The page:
Virginia Tech ~ Class of 1971

totally unique and undoubtedly cocky -  the 1971 class ring
never again will a class be so highly distinguished


text and images from the class ring information book (pdf)
click on images for larger view

Realism in every detail is the theme of the 1971 class ring. Many new features establish its uniqueness while conveying the class motto, "Spirit With New Traditions."

leads the way in the break from tradition as Virginia Polytechnic reads clockwise and Institute reads counterclockwise around the stone. Modified Roman is used here and throughout the design for unity.

Dividing the wording are two identical atomic shells, symbols of modern technology and broadening horizons.

A unique "71" chain completes the bezel. The 7's and 1's, which can be read from top to bottom on either side of the stone, are the links in the chain to show class unity and strength.

(Note - The name of the college changed July 1, 1970 to include "State University" to accurately reflect the scope of the college's teachings. Although the Class of 1971 was the first to graduate under the new name, the class ring bezel did not reflect the name change because the ring design was finalized before the name change.)

The 1971 class rings are composed of a University or history side, and a Curriculum or modern side. Pride in America was the underlying idea, using realism as the vehicle for expression.

THE UNIVERSITY SIDE begins with the 1971 numerals placed together at the top. Forming their background is the American flag of the year of our founding, 1872.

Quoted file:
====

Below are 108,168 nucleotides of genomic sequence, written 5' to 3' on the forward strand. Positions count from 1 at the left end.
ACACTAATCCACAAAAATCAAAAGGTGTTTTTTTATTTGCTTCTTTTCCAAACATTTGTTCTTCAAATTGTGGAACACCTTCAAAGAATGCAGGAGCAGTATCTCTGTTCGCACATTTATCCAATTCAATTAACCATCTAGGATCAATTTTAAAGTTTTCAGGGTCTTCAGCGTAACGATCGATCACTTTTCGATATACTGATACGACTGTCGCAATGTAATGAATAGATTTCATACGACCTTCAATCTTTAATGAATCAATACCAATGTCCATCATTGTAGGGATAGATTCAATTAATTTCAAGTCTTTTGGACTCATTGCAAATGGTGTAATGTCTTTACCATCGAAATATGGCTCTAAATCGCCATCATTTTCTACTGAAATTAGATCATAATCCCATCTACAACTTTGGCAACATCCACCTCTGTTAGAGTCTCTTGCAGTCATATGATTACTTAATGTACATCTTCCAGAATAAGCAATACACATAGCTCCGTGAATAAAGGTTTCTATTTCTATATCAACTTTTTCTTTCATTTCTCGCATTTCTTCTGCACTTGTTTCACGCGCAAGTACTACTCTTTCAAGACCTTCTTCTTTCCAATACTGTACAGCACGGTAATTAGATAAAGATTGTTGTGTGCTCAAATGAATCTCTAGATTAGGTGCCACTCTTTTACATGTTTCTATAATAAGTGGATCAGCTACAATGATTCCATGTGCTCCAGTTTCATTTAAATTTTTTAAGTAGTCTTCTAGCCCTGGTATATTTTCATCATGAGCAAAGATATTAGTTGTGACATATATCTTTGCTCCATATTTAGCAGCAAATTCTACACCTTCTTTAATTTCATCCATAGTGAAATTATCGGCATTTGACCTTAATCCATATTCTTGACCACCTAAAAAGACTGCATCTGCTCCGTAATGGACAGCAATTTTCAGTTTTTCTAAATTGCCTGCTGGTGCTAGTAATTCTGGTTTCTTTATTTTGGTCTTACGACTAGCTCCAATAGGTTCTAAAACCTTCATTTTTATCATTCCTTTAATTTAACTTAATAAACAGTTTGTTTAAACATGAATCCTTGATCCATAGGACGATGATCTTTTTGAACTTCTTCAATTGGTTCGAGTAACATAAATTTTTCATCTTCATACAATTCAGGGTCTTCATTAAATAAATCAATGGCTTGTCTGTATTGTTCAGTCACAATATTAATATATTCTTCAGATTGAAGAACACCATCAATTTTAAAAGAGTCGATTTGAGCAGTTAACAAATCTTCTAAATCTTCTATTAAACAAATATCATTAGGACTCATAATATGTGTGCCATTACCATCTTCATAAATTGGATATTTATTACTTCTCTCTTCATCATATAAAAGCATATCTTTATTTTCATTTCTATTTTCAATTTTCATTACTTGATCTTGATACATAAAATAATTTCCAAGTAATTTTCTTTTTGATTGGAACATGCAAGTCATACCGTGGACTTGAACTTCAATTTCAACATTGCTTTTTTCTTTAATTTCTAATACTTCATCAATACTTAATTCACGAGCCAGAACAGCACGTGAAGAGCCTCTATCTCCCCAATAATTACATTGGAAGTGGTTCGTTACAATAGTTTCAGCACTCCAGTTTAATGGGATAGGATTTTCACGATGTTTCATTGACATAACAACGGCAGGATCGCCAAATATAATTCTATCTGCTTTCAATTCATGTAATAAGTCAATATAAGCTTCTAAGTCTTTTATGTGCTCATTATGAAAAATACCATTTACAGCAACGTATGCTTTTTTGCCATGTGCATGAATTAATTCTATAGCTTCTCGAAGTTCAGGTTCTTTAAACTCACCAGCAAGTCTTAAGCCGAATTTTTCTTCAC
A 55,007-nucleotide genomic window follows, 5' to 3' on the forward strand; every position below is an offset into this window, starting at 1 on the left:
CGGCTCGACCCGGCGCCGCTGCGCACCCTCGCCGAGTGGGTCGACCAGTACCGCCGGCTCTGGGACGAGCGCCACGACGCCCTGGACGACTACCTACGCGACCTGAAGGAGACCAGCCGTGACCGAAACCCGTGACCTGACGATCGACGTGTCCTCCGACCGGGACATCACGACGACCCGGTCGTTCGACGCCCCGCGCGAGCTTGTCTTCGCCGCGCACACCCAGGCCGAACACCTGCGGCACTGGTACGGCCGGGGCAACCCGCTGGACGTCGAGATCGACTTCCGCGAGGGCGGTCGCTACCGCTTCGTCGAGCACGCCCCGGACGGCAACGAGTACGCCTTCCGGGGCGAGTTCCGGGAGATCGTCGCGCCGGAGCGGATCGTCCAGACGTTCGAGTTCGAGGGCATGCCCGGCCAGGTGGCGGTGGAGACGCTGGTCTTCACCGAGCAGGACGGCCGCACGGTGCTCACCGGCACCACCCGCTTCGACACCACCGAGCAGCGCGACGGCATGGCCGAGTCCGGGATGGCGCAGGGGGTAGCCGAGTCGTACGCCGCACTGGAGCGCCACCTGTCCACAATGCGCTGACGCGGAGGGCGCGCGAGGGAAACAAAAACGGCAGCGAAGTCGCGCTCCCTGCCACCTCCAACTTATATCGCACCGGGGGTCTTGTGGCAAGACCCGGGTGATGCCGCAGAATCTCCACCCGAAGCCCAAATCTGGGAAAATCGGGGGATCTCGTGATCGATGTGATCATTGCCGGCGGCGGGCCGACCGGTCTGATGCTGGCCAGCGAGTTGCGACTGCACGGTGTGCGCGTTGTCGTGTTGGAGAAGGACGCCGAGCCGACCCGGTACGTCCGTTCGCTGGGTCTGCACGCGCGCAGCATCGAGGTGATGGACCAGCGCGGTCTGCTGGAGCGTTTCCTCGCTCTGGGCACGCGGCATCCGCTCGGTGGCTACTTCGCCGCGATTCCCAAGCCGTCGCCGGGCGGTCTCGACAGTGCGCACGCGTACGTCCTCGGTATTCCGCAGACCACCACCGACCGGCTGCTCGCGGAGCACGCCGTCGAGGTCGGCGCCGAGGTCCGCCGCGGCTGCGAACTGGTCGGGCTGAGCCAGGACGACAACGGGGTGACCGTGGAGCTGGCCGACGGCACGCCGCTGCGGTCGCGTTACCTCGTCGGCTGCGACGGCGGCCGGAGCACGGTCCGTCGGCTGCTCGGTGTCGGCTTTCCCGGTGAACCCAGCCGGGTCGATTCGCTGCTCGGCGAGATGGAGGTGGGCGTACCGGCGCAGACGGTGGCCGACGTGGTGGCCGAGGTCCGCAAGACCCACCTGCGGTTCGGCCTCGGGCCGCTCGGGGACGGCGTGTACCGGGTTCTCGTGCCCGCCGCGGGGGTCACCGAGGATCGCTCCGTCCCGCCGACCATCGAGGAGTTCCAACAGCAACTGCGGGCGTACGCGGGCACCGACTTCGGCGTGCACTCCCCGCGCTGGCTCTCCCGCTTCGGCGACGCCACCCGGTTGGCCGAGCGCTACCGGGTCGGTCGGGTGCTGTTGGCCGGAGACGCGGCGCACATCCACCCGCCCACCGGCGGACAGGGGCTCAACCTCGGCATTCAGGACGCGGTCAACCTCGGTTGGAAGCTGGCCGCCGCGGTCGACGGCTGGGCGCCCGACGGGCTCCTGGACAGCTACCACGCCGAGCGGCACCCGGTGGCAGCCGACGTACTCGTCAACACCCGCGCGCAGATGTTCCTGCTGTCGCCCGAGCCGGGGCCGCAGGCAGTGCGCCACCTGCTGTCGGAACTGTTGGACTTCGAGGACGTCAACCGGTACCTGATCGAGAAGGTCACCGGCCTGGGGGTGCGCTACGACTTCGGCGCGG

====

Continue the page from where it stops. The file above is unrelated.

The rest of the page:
In another "first" the University shield has been placed to the left of center below the numerals.

Darting along the right of the shield is a fierce, realistic eagle, a traditional element of the Tech ring. Partially concealing the eagle's wing is a furled Confederate flag, a symbol of Virginia's history, plus Tech's well known school spirit. (Note - this was the last Tech ring to include, without option, the Confederate flag, an element traditionally found on Tech rings up to this point) Clutched in the eagle's talons is a banner proclaiming the University's motto "Ut Prosim" - That I May Serve.

The Corps of Cadets sabre pierces the banner and disappears behind an open book and the lamp of knowledge, all of which form the closing.

Laurel leaves transcend to the palm side to connect the past with future.

THE CURRICULUM SIDE boasts an identical asymmetrical balance. Again the numerals are together but with a modern-day American flag background. To balance the University shank, the Curriculum shield is to the left of center.

Directly below the shield is a bold, furling Virginia flag, as new and greater emphasis is put on this element.

The right side has many innovations that add to the growing number of "firsts". The torch of learning is raised high as a guiding light. "The Skipper" is easily recognized as a symbol of school spirit plus military bearing. A strong Va Tech banner encircles a fasces lichtor, symbol of justice through authority. A realistic fightin' gobbler completes the right side.

The VT symbol forms the closing of a perfectly balanced design story of the history and the opportunities of Virginia Tech.